On Sunday afternoon, as I mowed the lawn, I saw Tommy sitting on the front porch of his house. His chair was turned to face the wall. He didn’t have anything with him. No book to read, nothing to draw on, no phone to play games on. He sat quietly, and faced the wall.
I stopped the mower, and asked, “What are you doing, Tommy?”
“I can’t talk, Mr. William.”
I knew that tone of voice, “Uh-oh. Trouble.”
He nodded, but never turned from facing the wall. I noticed his mother peek through the window curtains, to make certain he was still there. She noticed me talking with him, and smiled. I waved. “Yeah. Big trouble.”
“What ‘cha in for.”
“Crimes against the broccoli.”
“Broccoli?” I had to admit, I’d have been in trouble if you get in trouble for not eating that. “You’re in jail for not eating broccoli?”
“Well…” He sighed. “Not so much not eating it as what I did with it.”
“Now, this I gotta hear.”
Tommy made a frustrated face at the wall. “See. Mom was gonna make a broccoli and cheese thing.”
“Yeah. For dinner. She told me to get the broccoli out of the fridge.” He spoke to the wall. “Mr. William? I hate broccoli.”
“I know what you mean. I’m not fond of it.” I paused a moment, “But it is good for you.”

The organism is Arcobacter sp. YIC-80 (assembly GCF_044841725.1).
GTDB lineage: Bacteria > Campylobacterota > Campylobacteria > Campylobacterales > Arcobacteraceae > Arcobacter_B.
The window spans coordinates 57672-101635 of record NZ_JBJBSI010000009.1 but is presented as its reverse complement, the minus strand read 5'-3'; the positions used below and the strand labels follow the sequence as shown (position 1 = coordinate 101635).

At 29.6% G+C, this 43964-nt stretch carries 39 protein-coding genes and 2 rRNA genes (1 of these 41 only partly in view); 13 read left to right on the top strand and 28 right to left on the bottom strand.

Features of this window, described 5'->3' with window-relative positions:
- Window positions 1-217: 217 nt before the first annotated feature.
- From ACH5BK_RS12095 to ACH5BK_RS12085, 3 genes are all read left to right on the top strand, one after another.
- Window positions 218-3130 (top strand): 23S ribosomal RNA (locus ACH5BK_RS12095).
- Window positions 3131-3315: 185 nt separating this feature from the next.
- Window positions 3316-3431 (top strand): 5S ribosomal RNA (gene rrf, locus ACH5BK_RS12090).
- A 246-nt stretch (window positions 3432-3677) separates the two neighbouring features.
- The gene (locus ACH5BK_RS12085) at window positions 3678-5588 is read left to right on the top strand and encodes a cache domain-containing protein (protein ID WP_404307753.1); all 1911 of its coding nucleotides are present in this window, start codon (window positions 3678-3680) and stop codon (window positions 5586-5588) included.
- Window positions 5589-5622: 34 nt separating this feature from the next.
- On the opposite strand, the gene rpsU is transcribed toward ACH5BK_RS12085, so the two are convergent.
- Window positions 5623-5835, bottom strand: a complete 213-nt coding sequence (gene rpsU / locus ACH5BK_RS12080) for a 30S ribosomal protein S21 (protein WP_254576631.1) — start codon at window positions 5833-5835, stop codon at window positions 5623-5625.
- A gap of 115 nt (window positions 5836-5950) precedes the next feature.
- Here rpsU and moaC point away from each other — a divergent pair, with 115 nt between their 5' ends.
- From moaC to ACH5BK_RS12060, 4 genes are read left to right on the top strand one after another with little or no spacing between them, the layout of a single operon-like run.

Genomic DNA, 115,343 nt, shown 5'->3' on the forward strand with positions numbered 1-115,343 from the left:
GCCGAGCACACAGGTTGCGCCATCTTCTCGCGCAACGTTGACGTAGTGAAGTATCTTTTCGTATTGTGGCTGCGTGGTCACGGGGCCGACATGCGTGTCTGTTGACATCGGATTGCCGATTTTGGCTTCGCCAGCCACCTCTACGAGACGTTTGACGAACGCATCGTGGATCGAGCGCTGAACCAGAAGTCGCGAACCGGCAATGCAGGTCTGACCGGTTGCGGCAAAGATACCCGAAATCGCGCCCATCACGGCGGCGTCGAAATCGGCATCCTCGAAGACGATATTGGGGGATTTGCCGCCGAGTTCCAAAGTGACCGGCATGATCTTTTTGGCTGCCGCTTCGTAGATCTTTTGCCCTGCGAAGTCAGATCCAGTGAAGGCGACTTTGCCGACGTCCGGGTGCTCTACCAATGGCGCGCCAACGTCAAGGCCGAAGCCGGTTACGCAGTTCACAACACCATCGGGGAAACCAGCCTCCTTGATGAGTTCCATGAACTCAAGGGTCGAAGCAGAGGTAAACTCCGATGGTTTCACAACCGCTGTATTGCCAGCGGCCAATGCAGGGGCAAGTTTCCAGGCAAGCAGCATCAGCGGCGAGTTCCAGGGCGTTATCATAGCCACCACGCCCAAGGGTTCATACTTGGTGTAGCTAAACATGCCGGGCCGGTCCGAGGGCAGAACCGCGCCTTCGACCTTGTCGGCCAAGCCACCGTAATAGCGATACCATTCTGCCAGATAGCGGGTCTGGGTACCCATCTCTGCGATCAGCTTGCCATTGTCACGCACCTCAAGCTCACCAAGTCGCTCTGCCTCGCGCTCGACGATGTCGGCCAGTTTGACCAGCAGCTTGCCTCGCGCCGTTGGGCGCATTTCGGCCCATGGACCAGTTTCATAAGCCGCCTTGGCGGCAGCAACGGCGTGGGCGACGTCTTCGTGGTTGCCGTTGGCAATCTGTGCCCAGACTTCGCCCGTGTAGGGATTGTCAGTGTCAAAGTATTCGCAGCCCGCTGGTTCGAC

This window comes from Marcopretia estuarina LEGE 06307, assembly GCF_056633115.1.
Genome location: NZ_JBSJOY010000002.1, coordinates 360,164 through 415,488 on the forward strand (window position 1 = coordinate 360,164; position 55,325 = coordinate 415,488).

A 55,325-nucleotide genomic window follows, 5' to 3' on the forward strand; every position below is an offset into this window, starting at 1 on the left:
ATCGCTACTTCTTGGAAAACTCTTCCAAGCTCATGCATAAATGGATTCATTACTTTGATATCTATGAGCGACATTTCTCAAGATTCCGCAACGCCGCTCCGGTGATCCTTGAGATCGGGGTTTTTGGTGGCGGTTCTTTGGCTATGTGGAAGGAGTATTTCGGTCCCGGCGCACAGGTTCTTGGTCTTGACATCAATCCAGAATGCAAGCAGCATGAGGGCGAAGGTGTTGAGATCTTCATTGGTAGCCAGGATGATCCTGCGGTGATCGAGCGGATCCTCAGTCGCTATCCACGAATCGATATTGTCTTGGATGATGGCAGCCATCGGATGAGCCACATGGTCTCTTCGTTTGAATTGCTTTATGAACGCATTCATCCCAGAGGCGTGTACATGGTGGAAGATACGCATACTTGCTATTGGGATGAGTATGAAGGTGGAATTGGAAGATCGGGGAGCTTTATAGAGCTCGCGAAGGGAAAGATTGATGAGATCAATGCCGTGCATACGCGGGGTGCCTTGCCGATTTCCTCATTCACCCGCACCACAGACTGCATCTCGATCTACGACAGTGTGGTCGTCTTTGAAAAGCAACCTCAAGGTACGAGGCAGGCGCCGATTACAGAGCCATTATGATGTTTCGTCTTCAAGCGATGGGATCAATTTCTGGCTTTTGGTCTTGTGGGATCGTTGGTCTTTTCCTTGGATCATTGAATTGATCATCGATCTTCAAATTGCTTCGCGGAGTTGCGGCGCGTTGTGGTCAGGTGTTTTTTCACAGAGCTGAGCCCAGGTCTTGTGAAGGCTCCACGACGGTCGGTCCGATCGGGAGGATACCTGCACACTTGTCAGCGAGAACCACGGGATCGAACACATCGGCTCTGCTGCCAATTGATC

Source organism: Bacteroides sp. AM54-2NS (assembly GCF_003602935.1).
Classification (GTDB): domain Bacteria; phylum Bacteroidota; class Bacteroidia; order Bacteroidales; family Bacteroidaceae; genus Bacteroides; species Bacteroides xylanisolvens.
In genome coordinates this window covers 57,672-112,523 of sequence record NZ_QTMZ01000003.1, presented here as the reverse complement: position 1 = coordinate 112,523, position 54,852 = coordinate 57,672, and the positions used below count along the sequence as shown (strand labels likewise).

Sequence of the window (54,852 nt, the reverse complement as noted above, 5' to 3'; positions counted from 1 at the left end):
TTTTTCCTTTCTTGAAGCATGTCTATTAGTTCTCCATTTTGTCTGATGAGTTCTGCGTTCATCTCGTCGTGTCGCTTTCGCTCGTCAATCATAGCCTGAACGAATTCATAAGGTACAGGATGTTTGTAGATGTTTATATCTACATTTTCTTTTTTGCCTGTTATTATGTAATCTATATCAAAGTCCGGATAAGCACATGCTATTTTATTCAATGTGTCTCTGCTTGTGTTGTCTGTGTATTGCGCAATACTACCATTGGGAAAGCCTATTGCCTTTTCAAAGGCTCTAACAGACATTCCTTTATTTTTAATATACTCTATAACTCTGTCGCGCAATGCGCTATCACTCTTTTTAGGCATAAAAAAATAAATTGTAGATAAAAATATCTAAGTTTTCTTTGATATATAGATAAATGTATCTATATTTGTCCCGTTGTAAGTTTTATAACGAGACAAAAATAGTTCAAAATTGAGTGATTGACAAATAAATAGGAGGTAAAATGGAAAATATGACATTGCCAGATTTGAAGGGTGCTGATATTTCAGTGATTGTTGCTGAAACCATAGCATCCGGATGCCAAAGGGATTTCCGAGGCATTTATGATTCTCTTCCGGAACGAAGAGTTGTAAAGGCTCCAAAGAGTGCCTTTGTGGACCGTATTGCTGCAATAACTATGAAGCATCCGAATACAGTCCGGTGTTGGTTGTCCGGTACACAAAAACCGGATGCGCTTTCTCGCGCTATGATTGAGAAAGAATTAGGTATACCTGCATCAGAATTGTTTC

“Yeah. I know.” His arms flopped to his sides, his hands hung down, almost reached the floor. “Well. I took the broccoli out of the fridge alright.”
“Yep.” He sighed. “That’s how I wound up here.” Tommy took a deep breath, and stared at the wall for a moment. “I ran out the back door with it, and threw it over the fence.”
“No! You didn’t!”
“Yep.” He nodded. “I did.” He looked dejected. “I was sure Mom would believe me when I told her I couldn’t find it. I pretended I was looking for it, and when she got to the kitchen she asked me where it was.”
“And you told her you didn’t know?”
“Xacly. I told her I couldn’t find it.” Tommy took a deep breath. “Mom looked at me with those mean eyes. You know. The ones Moms get when they know you’re lying?”
“Yep. Big trouble.” I nodded.
“Then she said, “Young man, what did you do with the broccoli?”” Tommy frowned, and stared at the wall a bit. He sighed again.
“Mr. William? It’s true, ain’t it?”
“What they say about Moms.”
I had no idea what he was about to say, so I had to ask, “What do they say about Moms?”
“Moms are telepathic.”
“Yep.” He nodded as he stared at the wall. “She said, “You threw my broccoli away, didn’t you!” Then, she put this chair right here, and told me I could sit here, and stare at the wall until bed time.”
“Big trouble indeed.” I nodded.
“Yep.” Tommy nodded. “Well. I’m not supposed to talk to anyone.”
“Then I guess I’ll say ‘bye. And hope your sentence ends soon.”
“Bye, Mr. William. And remember. Never lie to a Mom.”
I tried not to laugh. “I’ll remember that. ‘Cause Moms are telepathic, right?”
Little Tommy spent another two hours staring at that wall before his Mom let him get up.
It’s April 24th, and I’m caught up on the A to Z Challenge for 2016. Only 6 more letters to write stories for this month.
Please, go explore the A to Z Challenge, and the sites of others who are participating in this adventure.